Date Of Birth: 30/05/1961
A former milkman, Harry Enfield started his comedy career as an impressionist on Spitting Image, but shot to fame Channel 4's Saturday Live, first in the guise of Greek kebab-shop owner Stavros, then with the iconic Eighties builder Loadsamoney.
He appeared both as Loadsamoney and his peniless Geordie counterpart Bugger-All-Money at he Nelson Mandela Birthday Tribute Concert at Wembley Stadium in 1988, before the character was killed off as Enfield felt he was becoming a hero, rather than a parody,.
He landed his own BBC show in 1990, first with Harry Enfield's Television Programme, and then Harry Enfield and Chums, the change in title acknowledging the contribution of co-stars Paul Whitehouse and Kathy Burke. Characters included Tim, nice but dim, Smashie and Nicey, Wayne and Waynetta Slob, Mr Cholmondley-Warner and Kevin the Teenager - who would star in his own film, 2000's Ibiza-set Kevin & Perry Go Large.
Many of Enfield's characters have gone on to front advertising campaigns, and he created a spoof life coach for a series of TV commercials for Burger King in 2005.
In 1992, he played Dermot in the first series of Men Behaving Badly on ITV. But it was not considered a success and the commercial broadcaster did not recomission it. When the BBC picked it up, Enfield was replaced by Neil Morrissey.
He has also made a number of one-offs, including Sir Norbet Smith - A Life for Channel 4 in 1993, and Norman Ormal– A Very Political Turtle for BBC one in 1998. He also presented a guide to opera, one of his passions, for Channel 4 in 1993.
Enfield's successful partnership with Whitehouse ended in the mid-Nineties, with his partner going on to create The Fast Show. In 2000, Enfield signed a lucrative deal with Sky One to create a new batch of characters for Harry Enfield's Spanking New Show - but it failed to replicate the success of his BBC shows.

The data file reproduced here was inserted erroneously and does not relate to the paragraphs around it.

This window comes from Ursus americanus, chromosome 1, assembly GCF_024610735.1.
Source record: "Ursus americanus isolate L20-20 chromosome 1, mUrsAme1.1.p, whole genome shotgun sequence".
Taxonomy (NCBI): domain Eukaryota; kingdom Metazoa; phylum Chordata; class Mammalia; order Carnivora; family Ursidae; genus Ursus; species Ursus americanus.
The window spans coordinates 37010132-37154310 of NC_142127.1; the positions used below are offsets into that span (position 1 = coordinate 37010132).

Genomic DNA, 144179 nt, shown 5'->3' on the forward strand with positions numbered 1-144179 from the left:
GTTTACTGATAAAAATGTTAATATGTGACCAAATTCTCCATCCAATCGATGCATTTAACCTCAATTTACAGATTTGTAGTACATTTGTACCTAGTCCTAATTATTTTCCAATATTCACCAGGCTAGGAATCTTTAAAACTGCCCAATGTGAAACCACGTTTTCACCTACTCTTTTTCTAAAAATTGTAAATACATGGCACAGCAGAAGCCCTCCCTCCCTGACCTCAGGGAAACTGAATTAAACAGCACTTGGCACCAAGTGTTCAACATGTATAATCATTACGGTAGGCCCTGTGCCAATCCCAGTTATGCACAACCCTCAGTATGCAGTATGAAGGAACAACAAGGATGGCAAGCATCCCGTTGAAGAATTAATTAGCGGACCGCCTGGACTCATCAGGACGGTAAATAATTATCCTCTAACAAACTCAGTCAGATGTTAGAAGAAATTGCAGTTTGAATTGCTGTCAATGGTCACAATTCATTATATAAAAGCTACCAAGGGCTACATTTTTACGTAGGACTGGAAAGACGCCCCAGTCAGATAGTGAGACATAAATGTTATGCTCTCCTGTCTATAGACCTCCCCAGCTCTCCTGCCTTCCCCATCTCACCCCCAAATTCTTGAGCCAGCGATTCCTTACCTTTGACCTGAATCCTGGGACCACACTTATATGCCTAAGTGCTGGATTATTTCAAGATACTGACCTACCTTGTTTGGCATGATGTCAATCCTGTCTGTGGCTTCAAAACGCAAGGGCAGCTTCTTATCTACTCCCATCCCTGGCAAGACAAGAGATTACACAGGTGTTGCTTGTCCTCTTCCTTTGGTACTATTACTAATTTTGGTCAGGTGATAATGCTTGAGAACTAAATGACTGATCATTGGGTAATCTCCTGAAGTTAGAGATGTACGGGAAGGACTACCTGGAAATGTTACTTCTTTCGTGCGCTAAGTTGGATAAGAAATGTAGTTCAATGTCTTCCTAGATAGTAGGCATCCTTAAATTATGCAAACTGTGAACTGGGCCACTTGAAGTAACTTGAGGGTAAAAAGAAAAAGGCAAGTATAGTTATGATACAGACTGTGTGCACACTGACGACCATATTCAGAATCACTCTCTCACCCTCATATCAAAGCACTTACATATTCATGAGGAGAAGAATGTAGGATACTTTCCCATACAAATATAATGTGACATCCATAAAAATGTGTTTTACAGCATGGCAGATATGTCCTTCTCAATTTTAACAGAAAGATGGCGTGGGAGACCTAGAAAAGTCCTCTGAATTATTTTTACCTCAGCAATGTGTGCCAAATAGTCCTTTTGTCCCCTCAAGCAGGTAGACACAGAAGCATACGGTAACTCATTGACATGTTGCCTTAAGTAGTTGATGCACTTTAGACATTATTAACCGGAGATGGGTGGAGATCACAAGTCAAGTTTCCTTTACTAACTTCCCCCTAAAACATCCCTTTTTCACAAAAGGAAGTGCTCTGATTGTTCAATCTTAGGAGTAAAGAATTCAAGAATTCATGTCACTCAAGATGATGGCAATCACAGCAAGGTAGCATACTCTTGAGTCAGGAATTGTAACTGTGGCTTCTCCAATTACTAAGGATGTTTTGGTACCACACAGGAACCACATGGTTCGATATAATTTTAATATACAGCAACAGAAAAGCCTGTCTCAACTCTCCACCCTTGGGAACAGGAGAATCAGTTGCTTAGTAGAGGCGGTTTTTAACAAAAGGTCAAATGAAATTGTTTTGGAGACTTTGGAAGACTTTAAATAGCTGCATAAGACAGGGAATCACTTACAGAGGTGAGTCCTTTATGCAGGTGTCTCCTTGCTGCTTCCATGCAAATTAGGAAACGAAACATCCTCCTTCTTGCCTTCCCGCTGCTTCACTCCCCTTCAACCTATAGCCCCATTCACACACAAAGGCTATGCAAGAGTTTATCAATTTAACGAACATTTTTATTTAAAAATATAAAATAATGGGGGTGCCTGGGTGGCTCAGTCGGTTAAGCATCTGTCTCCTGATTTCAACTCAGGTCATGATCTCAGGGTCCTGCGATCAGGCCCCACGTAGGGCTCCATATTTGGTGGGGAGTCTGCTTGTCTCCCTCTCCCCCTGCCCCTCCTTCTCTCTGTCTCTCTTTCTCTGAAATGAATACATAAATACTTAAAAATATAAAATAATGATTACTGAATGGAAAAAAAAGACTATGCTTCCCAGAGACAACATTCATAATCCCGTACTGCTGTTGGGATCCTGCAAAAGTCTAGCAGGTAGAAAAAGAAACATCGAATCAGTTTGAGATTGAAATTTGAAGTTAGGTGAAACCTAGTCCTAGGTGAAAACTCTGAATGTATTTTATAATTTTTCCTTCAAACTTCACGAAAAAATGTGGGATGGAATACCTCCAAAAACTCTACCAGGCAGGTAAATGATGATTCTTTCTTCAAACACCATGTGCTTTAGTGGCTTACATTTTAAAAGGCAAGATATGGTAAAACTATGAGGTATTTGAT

In 2002 Enfield returned to the BBC with Celeb, based on the Private Eye comic strip about ageing rockstar Gary Bloke, but it only lasted one series.
Enfield's awards haul includes the 1998 British Comedy Award for top BBC1 Comedy Personality and Silver Roses of Montreux in 1990 (for Norbert Smith), 1995 (Smashie And Nicey - End Of An Era) and 1998 (Harry Enfield and Chums).
Harry Enfield Videos
Royal Free Rocks With Laughter
The Monty Python reunion might have everyone talking, but with a whole less hoo-ha, tonight’s Royal Free Rocks With Laughter benefit gig boasted a impressive array of comedy reunions: The League Of Gentlemen back on stage after eight years, Harry Enfield back with Paul Whitehouse, and Rowan Atkinson back with his unequalled comic delivery. And these were just the favourites in a rich and packed assortment pack of comedy.
The starry line-up was assembled for the World Aids Day show – the fourth such event Pozzitive have put together and the first in 15 years: this time to help the Hampstead hospital build a new wing to help research cures for diseases such as HIV. Even the opening section explaining all this generated laughs amid the worthiness, thanks to Matt Lucas’s ingenious ploy of reading a speech he’d allegedly meant to share with Mel Gibson.
For a few acts afterwards, the show, struggled to find a momentum – as is so often the case with overstuffed charity gigs where comics are given barely enough time to establish a rhythm before their time is up. Certainly opener Graham Norton seemed to be offstage in a blink of an eye, after sharing a typically graphic story related to the ‘debris’ of a sexual encounter – even TV’s biggest talk-show host has to make room for others.
Adding to the skittish pace, Mitchell and Webb’s three contributions were scattered throughout the evening, choosing a selection of lesser-know sketches to keep it fresh. And after their first appearance came comedy-magicians Barry & Stuart, by some chalk the least well-known of the acts on the bill, but presenting their tricks in a novel and entertaining narrative style.